- If an acquirer acquires a target company from a group that is consolidated for financial accounting purposes, the acquirer group will add to its AFSI a portion of the target group's AFSI allocated to the target for the prior three-taxable-year period ending with the taxable year of the acquisition. The AFSI allocable to the target does not decrease the target group's AFSI for the taxable years preceding the acquisition. A target's "applicable corporation" status before the acquisition ends as of its acquisition.
- Similar rules apply in the case of a controlled corporation in a spin-off or split-off transaction. The controlled corporation will be allocated a portion of the distributing group's AFSI for the prior three-taxable-year period ending with the taxable year of the spin-off or split-off, but this allocation will not decrease the distributing group's AFSI. The controlled corporation's "applicable corporation" status ends as of the spin-off or split-off.
- Any reasonable method can be used for allocating AFSI in these transactions until proposed regulations are issued, which are expected to provide a mandatory allocation method.
Cancellation of Debt and Bankruptcy:
- The Notice provides that taxpayers can exclude from financial accounting gain any cancellation of debt income excluded for Federal income tax purposes, e.g. for insolvent debtors to the extent of insolvency and debts discharged in a Chapter 11 bankruptcy. The Notice also provides that the debtor taxpayer must reduce its financial statement attributes by the amount of income tax attributes that must be reduced due to the excluded cancellation of debt income. The Notice does not specify which financial statement attributes are to be reduced or the method to allocate the reduction among these attributes and Treasury requests comments on these topics.
- The Notice also provides that any financial statement gain or loss and adjustments to the financial statement basis of the taxpayer's assets resulting from emergence from bankruptcy should be excluded from AFSI. Treasury has requested comments regarding any other financial statement effects of bankruptcy emergence and the appropriate treatment of bankruptcy emergence transactions that generate taxable income.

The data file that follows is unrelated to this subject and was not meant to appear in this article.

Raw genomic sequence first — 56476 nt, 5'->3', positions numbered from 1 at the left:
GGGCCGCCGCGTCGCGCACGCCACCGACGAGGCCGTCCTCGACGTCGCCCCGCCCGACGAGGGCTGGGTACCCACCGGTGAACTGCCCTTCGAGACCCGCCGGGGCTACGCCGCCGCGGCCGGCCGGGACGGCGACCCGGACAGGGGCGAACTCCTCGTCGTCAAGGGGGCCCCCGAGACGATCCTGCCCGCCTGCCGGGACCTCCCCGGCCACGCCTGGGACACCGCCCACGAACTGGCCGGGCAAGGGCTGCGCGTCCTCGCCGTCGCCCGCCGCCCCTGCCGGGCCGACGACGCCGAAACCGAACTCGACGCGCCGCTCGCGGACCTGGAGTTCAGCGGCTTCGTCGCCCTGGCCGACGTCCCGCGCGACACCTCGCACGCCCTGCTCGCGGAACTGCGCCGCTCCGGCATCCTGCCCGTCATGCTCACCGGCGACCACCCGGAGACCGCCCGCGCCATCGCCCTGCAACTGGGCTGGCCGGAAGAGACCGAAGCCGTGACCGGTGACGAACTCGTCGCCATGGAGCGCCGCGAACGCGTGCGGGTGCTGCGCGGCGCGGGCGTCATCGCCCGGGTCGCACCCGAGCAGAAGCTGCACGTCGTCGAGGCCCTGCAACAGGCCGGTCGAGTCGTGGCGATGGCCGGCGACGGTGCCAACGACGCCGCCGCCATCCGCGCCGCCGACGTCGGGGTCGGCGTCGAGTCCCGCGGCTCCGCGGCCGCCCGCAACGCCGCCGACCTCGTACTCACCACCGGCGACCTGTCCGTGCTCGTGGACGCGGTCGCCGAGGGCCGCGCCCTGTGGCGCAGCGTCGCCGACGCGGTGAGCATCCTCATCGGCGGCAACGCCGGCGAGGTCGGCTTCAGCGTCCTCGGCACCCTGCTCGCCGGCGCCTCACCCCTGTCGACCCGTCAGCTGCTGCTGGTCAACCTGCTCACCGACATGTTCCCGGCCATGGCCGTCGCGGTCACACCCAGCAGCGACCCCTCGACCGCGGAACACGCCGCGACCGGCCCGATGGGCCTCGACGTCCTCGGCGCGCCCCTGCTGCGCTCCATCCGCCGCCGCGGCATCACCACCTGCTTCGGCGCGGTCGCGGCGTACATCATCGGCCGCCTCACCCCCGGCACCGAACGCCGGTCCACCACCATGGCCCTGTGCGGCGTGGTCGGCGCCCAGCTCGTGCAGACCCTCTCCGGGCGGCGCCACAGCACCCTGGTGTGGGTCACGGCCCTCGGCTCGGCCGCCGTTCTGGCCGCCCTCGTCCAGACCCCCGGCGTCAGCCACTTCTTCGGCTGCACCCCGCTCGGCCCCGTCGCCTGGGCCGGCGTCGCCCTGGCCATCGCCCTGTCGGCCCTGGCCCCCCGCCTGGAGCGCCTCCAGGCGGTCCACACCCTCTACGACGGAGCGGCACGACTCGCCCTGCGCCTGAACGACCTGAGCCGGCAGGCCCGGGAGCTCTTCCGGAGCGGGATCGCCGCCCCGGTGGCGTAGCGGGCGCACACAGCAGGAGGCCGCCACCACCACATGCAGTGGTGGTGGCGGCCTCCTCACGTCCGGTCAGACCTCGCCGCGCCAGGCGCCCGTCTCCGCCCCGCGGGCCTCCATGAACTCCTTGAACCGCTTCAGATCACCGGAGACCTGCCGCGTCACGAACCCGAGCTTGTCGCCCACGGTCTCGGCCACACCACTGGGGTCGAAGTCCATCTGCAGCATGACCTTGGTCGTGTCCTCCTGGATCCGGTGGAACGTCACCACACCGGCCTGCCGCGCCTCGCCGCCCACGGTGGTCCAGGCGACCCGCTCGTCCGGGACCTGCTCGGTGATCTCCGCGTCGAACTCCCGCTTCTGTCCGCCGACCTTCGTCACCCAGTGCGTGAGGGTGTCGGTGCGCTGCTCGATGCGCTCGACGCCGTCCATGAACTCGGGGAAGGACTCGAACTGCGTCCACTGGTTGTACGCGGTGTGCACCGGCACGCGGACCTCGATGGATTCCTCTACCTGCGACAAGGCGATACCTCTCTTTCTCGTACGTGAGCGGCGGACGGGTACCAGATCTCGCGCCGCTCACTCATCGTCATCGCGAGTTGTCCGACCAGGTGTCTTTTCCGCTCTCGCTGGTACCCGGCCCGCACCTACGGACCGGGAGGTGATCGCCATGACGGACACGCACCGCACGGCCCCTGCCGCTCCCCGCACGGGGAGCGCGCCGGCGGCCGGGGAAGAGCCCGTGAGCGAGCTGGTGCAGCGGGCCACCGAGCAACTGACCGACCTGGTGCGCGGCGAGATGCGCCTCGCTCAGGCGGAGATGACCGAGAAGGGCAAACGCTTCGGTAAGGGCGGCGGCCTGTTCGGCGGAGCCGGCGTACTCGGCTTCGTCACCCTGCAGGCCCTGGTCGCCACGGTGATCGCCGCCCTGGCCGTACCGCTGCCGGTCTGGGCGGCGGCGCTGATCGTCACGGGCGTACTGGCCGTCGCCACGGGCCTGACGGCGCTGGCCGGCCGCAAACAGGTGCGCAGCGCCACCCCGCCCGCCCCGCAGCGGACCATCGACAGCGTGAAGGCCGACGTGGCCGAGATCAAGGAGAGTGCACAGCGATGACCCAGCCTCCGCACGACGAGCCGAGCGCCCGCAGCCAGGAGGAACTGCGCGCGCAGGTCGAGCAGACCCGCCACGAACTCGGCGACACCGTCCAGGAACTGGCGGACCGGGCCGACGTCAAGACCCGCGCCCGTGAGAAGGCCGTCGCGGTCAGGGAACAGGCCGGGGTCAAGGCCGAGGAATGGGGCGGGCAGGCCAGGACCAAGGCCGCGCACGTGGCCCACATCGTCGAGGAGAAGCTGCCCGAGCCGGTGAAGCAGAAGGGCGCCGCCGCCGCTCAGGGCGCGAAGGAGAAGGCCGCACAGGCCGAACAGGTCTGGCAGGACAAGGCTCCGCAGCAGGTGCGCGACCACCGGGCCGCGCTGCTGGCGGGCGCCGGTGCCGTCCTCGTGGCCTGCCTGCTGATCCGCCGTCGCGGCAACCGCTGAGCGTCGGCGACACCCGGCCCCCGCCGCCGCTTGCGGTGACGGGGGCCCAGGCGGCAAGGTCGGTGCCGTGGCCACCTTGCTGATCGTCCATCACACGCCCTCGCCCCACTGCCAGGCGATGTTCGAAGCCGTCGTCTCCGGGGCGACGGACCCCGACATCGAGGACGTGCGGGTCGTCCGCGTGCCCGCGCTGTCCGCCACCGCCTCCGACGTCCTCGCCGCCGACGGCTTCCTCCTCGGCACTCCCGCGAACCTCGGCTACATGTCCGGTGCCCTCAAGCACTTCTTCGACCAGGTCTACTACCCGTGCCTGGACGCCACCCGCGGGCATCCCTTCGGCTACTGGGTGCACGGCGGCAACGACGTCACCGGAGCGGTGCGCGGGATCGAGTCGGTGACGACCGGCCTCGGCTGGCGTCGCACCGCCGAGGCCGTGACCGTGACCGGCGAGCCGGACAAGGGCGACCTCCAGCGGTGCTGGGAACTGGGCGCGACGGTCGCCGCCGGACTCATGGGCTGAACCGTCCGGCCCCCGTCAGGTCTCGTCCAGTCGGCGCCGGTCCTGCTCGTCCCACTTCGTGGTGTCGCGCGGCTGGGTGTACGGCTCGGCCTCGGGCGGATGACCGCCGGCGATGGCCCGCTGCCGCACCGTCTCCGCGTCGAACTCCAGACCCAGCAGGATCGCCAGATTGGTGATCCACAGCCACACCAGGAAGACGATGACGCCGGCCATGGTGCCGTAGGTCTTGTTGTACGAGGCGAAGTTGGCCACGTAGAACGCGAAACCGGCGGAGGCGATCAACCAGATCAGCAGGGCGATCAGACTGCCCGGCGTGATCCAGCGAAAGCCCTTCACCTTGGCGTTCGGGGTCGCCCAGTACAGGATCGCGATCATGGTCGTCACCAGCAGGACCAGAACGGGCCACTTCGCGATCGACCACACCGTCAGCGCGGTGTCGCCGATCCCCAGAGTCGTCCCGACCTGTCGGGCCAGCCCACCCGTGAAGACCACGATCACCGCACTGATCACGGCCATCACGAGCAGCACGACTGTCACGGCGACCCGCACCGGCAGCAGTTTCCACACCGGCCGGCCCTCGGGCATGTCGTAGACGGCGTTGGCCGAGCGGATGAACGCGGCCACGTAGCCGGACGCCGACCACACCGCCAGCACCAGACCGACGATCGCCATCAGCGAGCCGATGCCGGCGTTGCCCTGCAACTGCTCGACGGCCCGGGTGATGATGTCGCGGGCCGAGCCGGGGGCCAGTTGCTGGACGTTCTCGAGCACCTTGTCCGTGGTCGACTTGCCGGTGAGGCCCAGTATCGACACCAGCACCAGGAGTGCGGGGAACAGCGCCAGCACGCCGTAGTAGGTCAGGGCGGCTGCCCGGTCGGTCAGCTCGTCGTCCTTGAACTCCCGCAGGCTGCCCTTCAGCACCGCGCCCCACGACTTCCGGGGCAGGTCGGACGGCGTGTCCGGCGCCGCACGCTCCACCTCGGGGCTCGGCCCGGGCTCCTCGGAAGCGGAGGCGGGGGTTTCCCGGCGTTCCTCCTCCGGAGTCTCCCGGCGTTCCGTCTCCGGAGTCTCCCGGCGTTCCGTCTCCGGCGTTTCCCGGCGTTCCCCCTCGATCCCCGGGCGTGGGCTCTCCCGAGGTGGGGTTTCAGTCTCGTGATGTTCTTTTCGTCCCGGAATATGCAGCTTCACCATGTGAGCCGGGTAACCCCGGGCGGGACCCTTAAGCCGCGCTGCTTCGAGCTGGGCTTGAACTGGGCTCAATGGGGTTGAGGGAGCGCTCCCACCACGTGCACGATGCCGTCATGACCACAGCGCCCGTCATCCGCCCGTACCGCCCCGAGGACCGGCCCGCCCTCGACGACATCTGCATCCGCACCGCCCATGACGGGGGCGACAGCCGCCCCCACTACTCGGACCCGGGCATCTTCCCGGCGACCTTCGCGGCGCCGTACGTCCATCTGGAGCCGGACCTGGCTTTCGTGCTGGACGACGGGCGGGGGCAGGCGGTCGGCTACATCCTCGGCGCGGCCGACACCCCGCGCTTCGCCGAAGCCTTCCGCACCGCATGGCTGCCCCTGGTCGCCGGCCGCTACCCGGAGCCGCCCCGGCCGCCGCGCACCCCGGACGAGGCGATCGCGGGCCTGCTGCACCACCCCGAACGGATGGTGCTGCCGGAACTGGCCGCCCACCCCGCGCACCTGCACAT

Guidance Regarding Tangible Depreciable Assets:
- Tax depreciation deductions rather than financial statement depreciation deductions generally should be used when calculating AFSI for depreciable tangible assets for which the taxpayer claims tax depreciation deductions.
- Taxpayers will be required to reduce their financial statement basis in depreciable tangible assets subject to this rule for CAMT purposes to reflect these tax depreciation deductions, including any such assets placed into service before the CAMT was effective. This basis reduction should increase taxpayers' AFSI recognized when these assets are sold.
- Any tax depreciation capitalized into inventory will reduce the taxpayer's AFSI when the relevant assets are sold. Corresponding financial statement adjustments will be disregarded.
Effect of Partnerships on Applicable Corporation Status:
- The AFSI of a taxpayer that is a partner in a partnership should be adjusted to include only the partner's distributive share of the partnership's AFSI when determining the taxpayer's CAMT liability, but no adjustment should apply when determining whether the taxpayer is an applicable corporation subject to the CAMT. The Notice confirms that this "distributive share" adjustment will not apply when determining a partner's applicable corporation status whether or not the partnership is included in the taxpayer's single employer group.
The content of this article is intended to provide a general guide to the subject matter. Specialist advice should be sought about your specific circumstances.